Controversy erupted recently over a photo shoot in which the stars of the movie, Suffragette, wore t-shirts that said, “I’d rather be a rebel than a slave.” A group of white women wearing a shirt with a message comparing themselves to slaves was a problem to begin with, but people familiar with the fact that southern defenders of slavery in the US are known as Rebels only made things worse.
Defenders of the movie, the photo shoot, and the quote said the outrage was based on a misunderstanding of the quote, which comes from a speech by the British suffragette, Emmeline Pankhurst, rallying women to free themselves from the oppression of patriarchy. In the United States, abolitionists and suffragettes were sometimes, though not nearly always, the same people. The comparison of slavery to women’s oppression was noted by many, including former slave Frederick Douglas, who wrote, “In respect to political rights, we hold woman to be justly entitled to all we claim for man. We go farther, and express our conviction that all political rights which it is expedient for man to exercise, it is equally so for women.”
In the UK, people are less sensitive to comments about slavery and rebels. Some have suggested that the UK did not have slaves and that the quote is therefore not offensive. Time Out London, which published the photos, said in a statement: “Time Out published the original feature online and in print in the UK a week ago. The context of the photoshoot and the feature were absolutely clear to readers who read the piece. It has been read by at least half a million people in the UK and we have received no complaints.”
The UK does have a history with slavery, though. Unlike the US, Britain did not have a large workforce of slaves, but that doesn’t mean the UK had no involvement in slavery. Slavery was abolished in the UK in 1833 by the Slavery Abolition Act, which ended slavery throughout the British Empire with the exception of territories under control of the East India Company, Ceylon, and the island of Saint Helena. The exceptions were eliminated in 1843. In the US, President Lincoln issued the Emancipation Proclamation in 1863.
Having been neither a woman nor a slave, I hesitate to comment on the controversy of the use of the Emmeline Pankhurst quote, but it turns out that philosopher Elizabeth Spelman made an insightful and relevant commentary on the issue in her 1997 book, Fruits of Sorrow: Framing Our Attention to Suffering. In the first place, she points out that phrases such as “women and minorities” excludes and ignores the existence of minority women. Comparisons to slavery are a case in point. She says, “Consider the talk about women being treated like slaves. Whenever we talk that way we are not only making clear that the ‘women’ we’re referring to aren’t themselves slaves; we’re making it impossible to talk about how the women who weren’t slaves treated those who were.” When a white woman suffragette declared her preference for rebellion over slavery, was she honoring the suffering of slave women or, indeed, setting herself apart from them?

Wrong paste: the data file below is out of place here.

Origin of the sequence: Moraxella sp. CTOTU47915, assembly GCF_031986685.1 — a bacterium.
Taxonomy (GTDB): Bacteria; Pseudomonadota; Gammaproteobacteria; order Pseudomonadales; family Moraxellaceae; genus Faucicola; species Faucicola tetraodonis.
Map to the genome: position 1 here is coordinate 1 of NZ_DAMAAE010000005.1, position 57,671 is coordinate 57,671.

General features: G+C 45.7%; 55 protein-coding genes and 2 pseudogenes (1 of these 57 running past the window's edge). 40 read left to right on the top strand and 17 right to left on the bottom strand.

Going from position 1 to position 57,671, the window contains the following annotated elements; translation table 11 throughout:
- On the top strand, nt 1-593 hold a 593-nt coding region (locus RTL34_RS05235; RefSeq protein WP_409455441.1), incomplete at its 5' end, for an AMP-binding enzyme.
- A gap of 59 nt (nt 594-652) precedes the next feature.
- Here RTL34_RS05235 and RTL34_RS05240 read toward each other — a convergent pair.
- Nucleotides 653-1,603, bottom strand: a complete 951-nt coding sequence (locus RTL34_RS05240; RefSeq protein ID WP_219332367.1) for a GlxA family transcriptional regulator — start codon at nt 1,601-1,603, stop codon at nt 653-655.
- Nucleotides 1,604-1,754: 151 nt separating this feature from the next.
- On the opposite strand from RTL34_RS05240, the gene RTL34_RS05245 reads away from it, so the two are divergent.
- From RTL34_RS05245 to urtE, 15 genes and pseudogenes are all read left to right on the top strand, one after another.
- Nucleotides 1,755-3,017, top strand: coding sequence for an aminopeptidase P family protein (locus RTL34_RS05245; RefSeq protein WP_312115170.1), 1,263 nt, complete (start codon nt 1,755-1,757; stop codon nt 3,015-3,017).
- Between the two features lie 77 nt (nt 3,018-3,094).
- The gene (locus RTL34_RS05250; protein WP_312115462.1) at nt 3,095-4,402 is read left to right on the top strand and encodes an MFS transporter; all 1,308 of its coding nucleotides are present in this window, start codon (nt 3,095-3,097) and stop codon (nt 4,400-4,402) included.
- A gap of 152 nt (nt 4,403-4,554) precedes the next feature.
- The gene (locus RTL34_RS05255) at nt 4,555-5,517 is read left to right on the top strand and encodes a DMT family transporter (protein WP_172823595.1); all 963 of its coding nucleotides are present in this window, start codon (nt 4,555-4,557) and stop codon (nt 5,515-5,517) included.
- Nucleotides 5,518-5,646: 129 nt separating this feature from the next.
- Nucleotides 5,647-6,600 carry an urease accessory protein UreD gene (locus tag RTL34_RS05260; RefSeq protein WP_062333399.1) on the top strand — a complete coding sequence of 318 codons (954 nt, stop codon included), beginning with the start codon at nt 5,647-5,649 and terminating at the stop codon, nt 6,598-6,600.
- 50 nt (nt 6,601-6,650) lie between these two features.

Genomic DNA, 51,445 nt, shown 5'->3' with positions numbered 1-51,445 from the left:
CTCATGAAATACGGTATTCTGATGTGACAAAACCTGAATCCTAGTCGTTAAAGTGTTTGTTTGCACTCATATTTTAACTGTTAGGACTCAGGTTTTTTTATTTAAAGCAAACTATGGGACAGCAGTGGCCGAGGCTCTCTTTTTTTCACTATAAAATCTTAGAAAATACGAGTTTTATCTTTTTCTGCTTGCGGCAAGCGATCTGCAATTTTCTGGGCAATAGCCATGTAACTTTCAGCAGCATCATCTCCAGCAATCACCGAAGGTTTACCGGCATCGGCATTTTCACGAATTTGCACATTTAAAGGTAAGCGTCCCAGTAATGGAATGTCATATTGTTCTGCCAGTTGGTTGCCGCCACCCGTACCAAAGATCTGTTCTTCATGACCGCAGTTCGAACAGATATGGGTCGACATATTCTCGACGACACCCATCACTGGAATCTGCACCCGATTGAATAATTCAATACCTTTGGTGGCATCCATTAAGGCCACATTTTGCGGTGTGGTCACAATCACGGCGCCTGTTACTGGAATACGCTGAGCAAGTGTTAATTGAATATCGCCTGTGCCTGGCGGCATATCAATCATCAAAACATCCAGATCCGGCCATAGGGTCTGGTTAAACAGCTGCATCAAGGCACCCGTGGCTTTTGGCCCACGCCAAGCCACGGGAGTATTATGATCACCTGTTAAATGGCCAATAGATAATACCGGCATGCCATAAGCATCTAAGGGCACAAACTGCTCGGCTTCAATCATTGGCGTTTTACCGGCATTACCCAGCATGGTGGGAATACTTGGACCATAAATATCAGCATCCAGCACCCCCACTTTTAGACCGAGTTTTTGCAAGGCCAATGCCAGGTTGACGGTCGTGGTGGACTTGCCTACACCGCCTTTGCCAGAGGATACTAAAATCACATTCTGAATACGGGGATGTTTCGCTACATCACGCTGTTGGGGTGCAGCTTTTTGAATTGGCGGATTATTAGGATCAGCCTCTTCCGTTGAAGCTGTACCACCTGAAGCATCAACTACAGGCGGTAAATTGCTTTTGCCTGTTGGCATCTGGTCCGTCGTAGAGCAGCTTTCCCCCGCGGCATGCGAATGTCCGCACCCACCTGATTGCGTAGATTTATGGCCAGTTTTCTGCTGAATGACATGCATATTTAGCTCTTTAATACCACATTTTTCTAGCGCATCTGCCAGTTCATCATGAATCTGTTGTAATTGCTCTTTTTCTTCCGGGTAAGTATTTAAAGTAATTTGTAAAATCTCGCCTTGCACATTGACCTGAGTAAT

Drawing on the work of Jean Fagan Yellins, Spelman continues, “The female slave is made to disappear from view. Although presumably it was the female slave’s experience that originally was the focus of concern, the other women’s experiences were made the focus.” Somehow, white women made use of the suffering of slaves without experiencing the actual realities of slavery, even if the oppression of white women was intolerable, it was not an experience shared with actual slave women.
When this relationship between white suffragettes and slaves is exposed an analyzed, of course white women will want to deny their privilege and insist that they were only honoring their sisters. They can say this with great honesty, because they are not aware of their privileged status. Further, Spelman says, “The deeper privilege goes, the less self-conscious people are of the extent to which their being who they are, in their own eyes as well as the eyes of others, is dependent upon the exploitation or degradation or disadvantage of others.”
When privilege is pointed out, it makes us uncomfortable. As a result, our reaction is motivated by shame. Self-awareness is necessary to effect change, but it is also painful. Spelman says, “Seeing oneself as deeply disfigured by privilege, and desiring to do something about it, may be impossible without feeling shame.” The shame provokes a defensive reaction, but it can also help to facilitate healing and solidarity–in some cases, anyway.
With the Emmeline Pankhurst quote used by the magazine, we can see the defensive reaction. Many people defended the quote as being taken out of context, as being somehow separate from slavery because it was British, or being a victim of PC culture gone mad. In the end, though, the outrage at the use of the quote helped spark a conversation about the suffragette movement, Britain’s role in slavery, and sensitivity to women whose experiences lie outside the realm of so-called “white feminism.”